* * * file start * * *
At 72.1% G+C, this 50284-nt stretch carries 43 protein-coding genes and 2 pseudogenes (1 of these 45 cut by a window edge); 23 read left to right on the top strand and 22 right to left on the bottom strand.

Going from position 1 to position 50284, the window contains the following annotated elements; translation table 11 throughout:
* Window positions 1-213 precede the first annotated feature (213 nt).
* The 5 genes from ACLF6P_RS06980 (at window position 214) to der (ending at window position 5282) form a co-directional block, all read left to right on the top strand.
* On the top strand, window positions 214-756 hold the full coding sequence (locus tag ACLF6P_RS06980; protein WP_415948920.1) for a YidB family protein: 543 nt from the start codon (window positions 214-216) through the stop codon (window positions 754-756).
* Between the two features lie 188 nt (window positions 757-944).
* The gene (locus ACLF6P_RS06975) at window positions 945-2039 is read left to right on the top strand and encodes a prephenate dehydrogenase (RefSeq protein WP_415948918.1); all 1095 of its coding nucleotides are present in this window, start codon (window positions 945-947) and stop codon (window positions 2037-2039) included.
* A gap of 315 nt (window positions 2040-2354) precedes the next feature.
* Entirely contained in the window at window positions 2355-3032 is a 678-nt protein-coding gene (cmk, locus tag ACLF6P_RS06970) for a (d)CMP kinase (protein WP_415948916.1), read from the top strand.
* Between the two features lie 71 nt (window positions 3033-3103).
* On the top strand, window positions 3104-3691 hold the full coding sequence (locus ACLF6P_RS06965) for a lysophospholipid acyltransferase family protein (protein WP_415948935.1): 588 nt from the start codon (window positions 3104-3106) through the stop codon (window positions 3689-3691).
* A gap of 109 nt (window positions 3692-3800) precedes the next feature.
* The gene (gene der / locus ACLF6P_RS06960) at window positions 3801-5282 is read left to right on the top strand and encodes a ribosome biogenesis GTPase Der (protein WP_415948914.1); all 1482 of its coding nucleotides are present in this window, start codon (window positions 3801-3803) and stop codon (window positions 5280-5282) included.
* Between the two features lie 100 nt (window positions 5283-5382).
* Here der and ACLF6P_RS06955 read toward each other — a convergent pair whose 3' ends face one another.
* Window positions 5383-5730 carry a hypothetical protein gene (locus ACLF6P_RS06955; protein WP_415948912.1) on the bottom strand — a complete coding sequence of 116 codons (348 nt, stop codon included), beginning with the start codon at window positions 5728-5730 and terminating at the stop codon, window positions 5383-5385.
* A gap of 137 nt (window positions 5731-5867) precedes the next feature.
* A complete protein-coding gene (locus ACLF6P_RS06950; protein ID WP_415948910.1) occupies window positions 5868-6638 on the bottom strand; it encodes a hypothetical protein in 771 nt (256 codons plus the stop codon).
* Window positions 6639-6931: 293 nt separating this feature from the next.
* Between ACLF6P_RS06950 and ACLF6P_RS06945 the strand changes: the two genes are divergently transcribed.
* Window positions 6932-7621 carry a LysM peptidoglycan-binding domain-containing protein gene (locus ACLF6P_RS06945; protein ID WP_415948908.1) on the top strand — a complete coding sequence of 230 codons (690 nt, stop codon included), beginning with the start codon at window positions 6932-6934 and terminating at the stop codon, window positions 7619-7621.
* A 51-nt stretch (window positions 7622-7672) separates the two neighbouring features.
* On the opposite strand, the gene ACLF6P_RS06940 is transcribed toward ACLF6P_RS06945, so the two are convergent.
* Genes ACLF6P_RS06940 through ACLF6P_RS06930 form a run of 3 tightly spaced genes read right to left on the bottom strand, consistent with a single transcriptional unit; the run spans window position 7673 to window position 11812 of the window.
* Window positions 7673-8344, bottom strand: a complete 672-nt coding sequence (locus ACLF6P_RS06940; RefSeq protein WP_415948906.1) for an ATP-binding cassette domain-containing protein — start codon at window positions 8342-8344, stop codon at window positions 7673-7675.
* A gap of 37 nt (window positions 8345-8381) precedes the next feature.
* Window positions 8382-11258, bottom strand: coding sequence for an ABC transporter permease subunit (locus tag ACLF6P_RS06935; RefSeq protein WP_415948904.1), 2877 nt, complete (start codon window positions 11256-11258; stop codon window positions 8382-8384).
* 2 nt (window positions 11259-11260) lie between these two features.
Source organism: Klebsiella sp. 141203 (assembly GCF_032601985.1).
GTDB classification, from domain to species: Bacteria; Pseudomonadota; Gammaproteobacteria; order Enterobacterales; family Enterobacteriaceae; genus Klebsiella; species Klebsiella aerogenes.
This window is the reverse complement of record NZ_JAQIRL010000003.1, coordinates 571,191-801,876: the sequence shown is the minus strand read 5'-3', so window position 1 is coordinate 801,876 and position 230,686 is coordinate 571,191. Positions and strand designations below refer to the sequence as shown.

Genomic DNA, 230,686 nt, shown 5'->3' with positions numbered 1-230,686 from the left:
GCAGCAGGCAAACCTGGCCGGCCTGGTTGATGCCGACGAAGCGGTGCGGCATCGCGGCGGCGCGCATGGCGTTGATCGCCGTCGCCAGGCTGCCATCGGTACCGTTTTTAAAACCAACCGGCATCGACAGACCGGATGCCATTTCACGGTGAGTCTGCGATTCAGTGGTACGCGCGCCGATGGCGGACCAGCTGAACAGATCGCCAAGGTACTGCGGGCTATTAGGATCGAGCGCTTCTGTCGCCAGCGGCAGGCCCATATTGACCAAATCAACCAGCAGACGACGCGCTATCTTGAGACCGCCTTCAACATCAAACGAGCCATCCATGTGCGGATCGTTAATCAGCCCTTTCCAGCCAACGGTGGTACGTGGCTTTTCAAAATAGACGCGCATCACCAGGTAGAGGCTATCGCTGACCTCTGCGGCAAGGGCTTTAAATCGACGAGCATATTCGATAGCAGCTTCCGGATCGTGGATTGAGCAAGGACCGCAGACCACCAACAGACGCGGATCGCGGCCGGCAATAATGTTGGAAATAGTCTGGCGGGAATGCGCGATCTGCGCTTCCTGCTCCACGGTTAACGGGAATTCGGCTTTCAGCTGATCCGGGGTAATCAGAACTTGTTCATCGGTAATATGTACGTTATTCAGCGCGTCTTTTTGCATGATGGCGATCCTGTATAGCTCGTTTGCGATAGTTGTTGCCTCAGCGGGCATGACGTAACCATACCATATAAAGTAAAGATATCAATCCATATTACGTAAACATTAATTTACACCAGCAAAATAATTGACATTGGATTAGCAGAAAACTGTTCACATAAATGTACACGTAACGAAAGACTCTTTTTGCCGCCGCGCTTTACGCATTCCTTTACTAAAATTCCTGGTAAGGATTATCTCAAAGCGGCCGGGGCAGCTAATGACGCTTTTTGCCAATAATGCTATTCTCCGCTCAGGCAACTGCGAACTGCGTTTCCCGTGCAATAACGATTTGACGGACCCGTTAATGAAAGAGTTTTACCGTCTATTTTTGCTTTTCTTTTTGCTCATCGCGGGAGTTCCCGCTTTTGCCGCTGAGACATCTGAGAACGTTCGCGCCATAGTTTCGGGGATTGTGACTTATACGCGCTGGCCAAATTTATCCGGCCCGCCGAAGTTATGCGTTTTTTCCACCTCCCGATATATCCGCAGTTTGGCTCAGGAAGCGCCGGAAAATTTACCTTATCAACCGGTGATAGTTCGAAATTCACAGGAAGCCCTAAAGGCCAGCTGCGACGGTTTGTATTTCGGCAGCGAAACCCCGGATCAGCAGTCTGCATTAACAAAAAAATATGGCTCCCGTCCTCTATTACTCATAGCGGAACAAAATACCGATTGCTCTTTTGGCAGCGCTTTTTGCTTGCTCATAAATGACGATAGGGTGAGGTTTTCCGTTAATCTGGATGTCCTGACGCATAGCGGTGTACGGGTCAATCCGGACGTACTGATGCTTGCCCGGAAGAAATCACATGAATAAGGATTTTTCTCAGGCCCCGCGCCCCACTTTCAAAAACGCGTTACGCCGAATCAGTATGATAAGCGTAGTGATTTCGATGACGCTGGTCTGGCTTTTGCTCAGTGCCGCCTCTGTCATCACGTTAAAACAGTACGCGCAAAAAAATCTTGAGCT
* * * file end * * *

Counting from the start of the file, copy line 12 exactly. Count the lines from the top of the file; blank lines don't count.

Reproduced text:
* A gap of 109 nt (window positions 3692-3800) precedes the next feature.